Streamer Craig Williams, who streams under the name CraigSetupShop on Twitch, was permanently banned, and then unbanned, on Twitch today. Williams was not given a clear reason for the ban, only that he had violated community guidelines. That was, until he reached out to Twitch for clarification and received a particularly harsh and baseless reply.
Williams chronicles the exchange on his official Twitter account today. Williams reached out to Twitch after being banned without explanation. The response from Twitch said, "Greetings, We do not pay out fraudulent revenue, that is why you have not been paid out. Did you not notice how you have well over a thousand subs but when you stream no one talks? Then when your stream is offline you have hundreds of subs?"
2/2 no research was given into what i did, no questions where asked, from my first email you did nothing to help, you just assumed i was being a fraud, 1300 subscribers and 300+ of that number used NONE PRIME accounts. btw, most professional email iv'e ever recieved pic.twitter.com/bwPaNbDJow— Craig Williams (@NBDxWilliams) July 29, 2019
Williams is a content creator for online racing simulator iRacing. The streamer makes setups for vehicles in the game, a difficult and time consuming process, and provides them to the members of his community. You can access his setups for a monthly fee, or by subscribing to his Twitch channel. Though CraigSetupShop has very infrequent streams and low viewer counts, his channel picks up a lot of subscribers that want access to his content.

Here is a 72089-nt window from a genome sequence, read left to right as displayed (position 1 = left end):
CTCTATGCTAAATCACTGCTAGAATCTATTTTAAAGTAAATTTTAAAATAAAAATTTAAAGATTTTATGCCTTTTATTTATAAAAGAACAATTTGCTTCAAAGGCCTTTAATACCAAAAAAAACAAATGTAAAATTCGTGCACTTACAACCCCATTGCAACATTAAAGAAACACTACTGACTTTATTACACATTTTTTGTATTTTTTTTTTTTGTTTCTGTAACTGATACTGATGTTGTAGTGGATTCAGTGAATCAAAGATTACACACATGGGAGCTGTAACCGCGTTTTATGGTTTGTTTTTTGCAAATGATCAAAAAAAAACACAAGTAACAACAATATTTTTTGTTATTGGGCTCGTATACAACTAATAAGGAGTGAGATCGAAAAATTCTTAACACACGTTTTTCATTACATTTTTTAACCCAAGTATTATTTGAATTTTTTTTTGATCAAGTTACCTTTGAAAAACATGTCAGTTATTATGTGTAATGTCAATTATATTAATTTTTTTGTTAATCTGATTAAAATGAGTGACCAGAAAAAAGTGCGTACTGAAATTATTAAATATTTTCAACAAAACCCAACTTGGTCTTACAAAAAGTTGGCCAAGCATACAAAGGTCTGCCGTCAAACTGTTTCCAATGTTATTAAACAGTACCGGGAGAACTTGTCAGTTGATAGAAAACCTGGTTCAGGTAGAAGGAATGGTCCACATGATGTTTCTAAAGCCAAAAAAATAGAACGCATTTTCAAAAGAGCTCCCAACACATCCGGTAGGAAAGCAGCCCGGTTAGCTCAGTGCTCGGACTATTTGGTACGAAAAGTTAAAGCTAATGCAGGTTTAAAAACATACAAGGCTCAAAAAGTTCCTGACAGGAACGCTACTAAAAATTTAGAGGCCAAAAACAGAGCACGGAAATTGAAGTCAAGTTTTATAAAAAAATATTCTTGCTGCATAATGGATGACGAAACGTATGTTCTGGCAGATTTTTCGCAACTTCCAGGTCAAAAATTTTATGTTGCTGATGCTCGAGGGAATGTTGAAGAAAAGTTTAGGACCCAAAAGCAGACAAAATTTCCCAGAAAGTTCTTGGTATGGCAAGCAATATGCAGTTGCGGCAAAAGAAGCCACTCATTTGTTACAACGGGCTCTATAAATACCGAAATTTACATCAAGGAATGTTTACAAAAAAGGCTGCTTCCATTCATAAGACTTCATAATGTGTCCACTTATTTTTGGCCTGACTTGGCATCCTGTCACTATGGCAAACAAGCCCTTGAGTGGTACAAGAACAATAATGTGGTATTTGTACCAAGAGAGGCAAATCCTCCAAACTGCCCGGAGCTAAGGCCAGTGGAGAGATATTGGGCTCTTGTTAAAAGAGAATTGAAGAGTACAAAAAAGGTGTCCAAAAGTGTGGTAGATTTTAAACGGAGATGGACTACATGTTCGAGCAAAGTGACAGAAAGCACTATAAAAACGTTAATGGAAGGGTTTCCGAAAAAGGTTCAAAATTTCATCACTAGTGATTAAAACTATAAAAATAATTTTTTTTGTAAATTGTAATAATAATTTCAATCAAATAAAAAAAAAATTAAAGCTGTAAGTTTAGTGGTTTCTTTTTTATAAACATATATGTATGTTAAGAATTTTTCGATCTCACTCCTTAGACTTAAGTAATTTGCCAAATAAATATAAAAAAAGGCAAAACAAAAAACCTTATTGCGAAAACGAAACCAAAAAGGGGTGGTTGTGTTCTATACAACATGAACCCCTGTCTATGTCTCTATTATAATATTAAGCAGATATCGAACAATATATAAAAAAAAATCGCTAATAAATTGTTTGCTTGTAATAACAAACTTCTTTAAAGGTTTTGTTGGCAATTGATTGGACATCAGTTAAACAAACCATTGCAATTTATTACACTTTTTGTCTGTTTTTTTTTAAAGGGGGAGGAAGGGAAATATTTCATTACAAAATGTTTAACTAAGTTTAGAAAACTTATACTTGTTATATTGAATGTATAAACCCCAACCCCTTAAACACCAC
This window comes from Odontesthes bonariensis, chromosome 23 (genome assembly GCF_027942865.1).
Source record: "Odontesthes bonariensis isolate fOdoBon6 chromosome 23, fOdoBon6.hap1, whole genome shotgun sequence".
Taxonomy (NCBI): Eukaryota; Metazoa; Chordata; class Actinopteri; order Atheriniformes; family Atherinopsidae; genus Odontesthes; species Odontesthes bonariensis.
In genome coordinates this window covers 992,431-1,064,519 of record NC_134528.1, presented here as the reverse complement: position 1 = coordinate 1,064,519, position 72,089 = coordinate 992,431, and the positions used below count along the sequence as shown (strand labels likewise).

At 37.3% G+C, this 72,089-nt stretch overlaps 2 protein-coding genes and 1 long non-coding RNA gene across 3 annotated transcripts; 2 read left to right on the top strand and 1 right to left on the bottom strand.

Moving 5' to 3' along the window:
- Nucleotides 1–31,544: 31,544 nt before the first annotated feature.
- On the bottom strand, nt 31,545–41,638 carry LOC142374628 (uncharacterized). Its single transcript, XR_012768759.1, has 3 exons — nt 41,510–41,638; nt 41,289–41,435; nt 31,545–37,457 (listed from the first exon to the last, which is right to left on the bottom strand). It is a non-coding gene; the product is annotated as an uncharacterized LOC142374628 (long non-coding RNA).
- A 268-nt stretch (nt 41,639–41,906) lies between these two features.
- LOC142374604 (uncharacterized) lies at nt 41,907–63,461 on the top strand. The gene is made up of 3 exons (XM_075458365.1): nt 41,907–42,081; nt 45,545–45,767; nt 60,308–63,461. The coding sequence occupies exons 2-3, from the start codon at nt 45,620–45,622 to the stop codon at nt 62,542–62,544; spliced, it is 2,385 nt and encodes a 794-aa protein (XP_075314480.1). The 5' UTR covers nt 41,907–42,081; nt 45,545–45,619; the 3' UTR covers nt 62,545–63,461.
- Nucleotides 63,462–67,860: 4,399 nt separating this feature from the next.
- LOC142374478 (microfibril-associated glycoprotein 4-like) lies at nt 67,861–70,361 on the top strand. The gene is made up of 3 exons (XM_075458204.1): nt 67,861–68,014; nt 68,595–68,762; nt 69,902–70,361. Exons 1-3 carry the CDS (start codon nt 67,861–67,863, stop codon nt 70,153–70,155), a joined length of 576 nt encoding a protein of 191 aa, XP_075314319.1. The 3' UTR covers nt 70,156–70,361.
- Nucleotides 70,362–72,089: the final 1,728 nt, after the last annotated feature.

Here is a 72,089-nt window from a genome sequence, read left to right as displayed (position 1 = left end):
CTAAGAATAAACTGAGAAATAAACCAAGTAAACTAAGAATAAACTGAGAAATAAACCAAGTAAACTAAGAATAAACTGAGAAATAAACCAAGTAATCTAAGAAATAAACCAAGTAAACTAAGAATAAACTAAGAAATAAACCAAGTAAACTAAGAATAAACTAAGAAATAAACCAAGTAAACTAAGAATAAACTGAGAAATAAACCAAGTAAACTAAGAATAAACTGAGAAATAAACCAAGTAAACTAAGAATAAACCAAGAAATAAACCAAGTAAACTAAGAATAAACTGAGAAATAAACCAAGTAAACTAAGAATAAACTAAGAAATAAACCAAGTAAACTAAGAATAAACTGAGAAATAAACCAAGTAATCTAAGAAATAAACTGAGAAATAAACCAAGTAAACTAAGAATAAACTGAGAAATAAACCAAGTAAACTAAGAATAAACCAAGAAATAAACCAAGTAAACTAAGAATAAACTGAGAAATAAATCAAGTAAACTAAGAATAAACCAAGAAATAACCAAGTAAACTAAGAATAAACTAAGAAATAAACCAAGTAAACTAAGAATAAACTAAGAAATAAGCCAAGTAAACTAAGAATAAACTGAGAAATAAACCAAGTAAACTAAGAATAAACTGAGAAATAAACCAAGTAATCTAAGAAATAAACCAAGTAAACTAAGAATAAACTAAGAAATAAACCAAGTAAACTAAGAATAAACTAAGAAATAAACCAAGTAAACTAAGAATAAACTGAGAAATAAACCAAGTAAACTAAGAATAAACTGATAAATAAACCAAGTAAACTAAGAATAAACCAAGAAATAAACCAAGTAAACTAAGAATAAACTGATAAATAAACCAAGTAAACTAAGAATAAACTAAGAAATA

Twitch is apparently on the look out for fraudulent subscribers on the service. Twitch knows they have a problem: according to Twitchmetrics, 7 out of the top 10 fastest growing streamers in July are German female World of Warcraft streamers with obviously fraudulent viewer activity. Like CraigSetupShop, these streamers all have infrequent streaming schedules, tons of offline subs, and almost zero activity in the chat despite growing at a constant rate.
However, unlike CraigSetupShop these streamers are clearly using fake subs, typically purchased by bot accounts using stolen credit cards. Williams on the other hand is running a legitimate, albeit unconventional, business through Twitch.
It's an interesting concern for the platform. Though his account has been reinstated, they may not be satisfied with the way Williams has chosen to funnel money through Twitch into his setup business. The lack of streaming content he produces as well as limited interaction with a community makes him atypical as far as profitable streamers on Twitch go, putting Twitch in the uncomfortable position of squashing or setting a precedent for other entrepreneurial streamers.
Williams has not received any further correspondence from Twitch following their (frankly) dismissive message. It's would seem the Twitch employee that banned his account and/or sent this message saw the patterns of fraud and pulled the trigger without thoroughly investigating. With regard to recent Twitch moderation controversy, this is yet another black mark on the streaming service's growing list of inconsistent and irrational treatment of streamers.